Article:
We need to let you know that we use cookies on our website. By continuing to browse our site you are agreeing to our use of cookies

close-button

Manifesto of the International Movement We Are Church

Proclaimed in Rome, 12 October 1997

Here in Rome, 35 years ago, Pope John XXIII opened the Second Vatican Council. Catholics throughout the world have put great hope on this event : that might result a more credible church - free, collegial, poor, and a servant.

  • We need a Church of love, where all are accepted equally.
  • We need a catholic [i.e. universal ] Church, where each person is welcome with his/her life experiences, images of God and longing for community.
  • We need a Church that affirms God's creation, that acts in a reconciling manner and reflects the unconditional love of Jesus Christ for all humankind.
  • We need a Church committed to justice and peace, and which puts solidarity with the excluded of the world at the centre of its action.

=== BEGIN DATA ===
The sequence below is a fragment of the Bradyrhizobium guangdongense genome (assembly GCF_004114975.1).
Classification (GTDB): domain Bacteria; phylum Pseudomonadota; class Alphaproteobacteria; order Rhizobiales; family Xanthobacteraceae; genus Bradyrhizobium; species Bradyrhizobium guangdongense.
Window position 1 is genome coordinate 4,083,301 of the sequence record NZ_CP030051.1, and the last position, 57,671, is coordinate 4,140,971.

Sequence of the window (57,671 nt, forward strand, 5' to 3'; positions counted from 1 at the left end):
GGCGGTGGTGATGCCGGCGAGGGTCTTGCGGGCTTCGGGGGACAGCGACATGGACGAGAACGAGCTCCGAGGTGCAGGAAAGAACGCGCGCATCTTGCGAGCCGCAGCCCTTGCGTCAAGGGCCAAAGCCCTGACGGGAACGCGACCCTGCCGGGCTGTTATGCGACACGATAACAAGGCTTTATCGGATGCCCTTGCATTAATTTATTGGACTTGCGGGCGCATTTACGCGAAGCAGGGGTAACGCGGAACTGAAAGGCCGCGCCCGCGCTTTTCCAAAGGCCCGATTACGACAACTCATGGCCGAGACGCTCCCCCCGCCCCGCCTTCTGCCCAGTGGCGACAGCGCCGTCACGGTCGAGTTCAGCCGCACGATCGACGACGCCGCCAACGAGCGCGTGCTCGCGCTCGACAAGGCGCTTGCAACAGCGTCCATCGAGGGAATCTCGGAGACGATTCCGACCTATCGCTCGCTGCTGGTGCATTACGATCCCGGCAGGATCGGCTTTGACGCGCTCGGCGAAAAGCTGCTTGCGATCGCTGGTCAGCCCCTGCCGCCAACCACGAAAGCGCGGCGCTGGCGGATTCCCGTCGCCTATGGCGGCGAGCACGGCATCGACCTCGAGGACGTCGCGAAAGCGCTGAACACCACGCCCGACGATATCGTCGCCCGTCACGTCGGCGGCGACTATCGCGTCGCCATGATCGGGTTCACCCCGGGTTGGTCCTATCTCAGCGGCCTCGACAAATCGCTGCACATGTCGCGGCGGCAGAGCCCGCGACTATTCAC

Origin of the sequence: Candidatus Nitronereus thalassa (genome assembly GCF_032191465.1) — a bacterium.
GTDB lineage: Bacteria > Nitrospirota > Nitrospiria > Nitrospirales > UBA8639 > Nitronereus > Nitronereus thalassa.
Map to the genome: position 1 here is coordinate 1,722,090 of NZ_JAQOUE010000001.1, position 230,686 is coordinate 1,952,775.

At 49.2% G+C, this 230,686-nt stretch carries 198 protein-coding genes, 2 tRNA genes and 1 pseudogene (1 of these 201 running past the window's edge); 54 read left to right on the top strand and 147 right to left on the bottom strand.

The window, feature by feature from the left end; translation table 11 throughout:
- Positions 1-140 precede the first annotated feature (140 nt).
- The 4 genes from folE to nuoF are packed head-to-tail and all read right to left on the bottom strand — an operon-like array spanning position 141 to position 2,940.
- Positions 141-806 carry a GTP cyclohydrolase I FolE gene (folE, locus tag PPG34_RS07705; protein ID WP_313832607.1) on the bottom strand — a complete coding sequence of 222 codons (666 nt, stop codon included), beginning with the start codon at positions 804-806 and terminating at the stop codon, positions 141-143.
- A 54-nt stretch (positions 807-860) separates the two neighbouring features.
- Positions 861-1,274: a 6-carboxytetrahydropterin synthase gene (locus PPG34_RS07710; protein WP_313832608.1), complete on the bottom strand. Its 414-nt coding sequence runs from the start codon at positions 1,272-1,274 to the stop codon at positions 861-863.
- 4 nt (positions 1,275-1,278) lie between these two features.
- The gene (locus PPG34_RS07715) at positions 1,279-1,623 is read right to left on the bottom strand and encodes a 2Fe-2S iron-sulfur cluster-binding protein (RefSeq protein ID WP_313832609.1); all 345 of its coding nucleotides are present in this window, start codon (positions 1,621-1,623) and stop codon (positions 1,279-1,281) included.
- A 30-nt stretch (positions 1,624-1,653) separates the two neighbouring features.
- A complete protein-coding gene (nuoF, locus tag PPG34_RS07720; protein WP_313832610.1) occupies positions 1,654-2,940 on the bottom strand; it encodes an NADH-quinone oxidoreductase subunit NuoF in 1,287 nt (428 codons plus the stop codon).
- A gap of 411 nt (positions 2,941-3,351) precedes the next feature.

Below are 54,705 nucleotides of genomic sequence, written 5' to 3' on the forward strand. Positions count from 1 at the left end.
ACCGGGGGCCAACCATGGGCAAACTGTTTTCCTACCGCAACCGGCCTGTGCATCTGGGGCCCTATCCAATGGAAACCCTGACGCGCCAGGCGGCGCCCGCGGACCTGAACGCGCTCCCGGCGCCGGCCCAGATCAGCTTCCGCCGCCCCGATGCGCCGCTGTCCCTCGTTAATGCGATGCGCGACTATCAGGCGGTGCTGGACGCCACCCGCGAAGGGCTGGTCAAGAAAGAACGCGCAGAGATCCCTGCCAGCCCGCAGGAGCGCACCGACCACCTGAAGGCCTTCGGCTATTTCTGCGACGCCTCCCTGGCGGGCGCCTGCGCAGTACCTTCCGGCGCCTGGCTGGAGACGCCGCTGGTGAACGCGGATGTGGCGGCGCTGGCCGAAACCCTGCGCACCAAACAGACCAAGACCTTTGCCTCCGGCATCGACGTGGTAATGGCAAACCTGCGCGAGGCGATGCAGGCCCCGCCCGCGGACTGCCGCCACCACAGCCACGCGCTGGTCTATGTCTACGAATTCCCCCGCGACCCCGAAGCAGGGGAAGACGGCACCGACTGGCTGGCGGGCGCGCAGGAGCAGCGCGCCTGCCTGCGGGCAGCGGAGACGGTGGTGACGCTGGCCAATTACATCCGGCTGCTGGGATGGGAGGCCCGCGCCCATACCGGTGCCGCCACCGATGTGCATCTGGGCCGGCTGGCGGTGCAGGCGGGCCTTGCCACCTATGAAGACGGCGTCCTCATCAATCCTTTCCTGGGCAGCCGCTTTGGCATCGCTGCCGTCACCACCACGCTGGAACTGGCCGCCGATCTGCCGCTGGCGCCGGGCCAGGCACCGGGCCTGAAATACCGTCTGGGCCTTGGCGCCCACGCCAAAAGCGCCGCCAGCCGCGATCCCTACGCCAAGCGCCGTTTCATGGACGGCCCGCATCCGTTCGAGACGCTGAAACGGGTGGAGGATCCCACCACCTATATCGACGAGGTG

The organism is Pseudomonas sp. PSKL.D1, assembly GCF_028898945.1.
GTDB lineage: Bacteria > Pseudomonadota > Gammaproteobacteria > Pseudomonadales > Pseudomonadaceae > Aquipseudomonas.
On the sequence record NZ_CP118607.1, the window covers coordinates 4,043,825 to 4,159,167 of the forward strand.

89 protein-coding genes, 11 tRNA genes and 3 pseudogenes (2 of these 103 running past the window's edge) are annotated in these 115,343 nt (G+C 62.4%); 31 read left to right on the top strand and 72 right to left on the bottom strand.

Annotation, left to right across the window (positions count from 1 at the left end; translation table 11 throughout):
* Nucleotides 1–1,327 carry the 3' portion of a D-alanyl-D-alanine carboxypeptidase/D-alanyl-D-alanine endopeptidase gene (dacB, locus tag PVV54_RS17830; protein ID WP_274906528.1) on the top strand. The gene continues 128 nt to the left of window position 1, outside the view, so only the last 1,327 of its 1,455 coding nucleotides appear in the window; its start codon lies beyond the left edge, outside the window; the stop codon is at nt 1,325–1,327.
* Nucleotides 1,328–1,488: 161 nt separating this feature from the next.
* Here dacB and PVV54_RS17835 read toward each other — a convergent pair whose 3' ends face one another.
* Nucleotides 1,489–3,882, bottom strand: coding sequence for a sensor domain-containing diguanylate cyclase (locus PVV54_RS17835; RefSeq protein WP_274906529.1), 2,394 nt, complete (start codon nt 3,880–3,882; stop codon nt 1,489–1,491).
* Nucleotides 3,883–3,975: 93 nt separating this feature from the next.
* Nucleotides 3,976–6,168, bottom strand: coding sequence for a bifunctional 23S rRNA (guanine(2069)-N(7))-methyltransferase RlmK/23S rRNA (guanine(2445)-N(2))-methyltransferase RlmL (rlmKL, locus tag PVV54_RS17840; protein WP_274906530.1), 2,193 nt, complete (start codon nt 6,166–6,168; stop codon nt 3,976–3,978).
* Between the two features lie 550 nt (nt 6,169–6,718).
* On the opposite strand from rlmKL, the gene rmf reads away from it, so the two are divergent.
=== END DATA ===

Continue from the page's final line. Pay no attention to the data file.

In the certainty that God's Spirit leads her /his Church on new ways, millions of Christians have supported the Kirchenvolks- Begehren. [i.e. Petition, Declaration, Referendum, etc.]

They signed the five demands :

  • The building of a Church of brothers and sisters that recognizes the equality of all the baptized, including the inclusion of the People of God in the election of bishops in their local churches.
  • Equal rights for men and women, including the admission of women to all Church ministries.
  • Free choice of either a celibate or married life for all those who dedicate themselves to the service of the church.
  • A positive attitude toward sexuality, and a recognition of personal conscience in decision -making.
  • A message of joy and not condemnation, including dialogue, freedom of speech and thought. No anathemas and no exclusion as a means of solving problems, especially as this applies to theologians.

We stand here for all these people. We speak in their name and we declare that we will continue our journey within the Catholic Church.

We have a dream that the Third Millennium will begin with a truly ecumenical Council of all Christian Churches, which will regard each other as equals in their search for peace and friendship among themselves. This will be a Council marked by dialogue and respect for all religions - at the service of the world.

We support the call of the World Council of Churches to launch, in the year 2000, a process leading to a truly universal Council.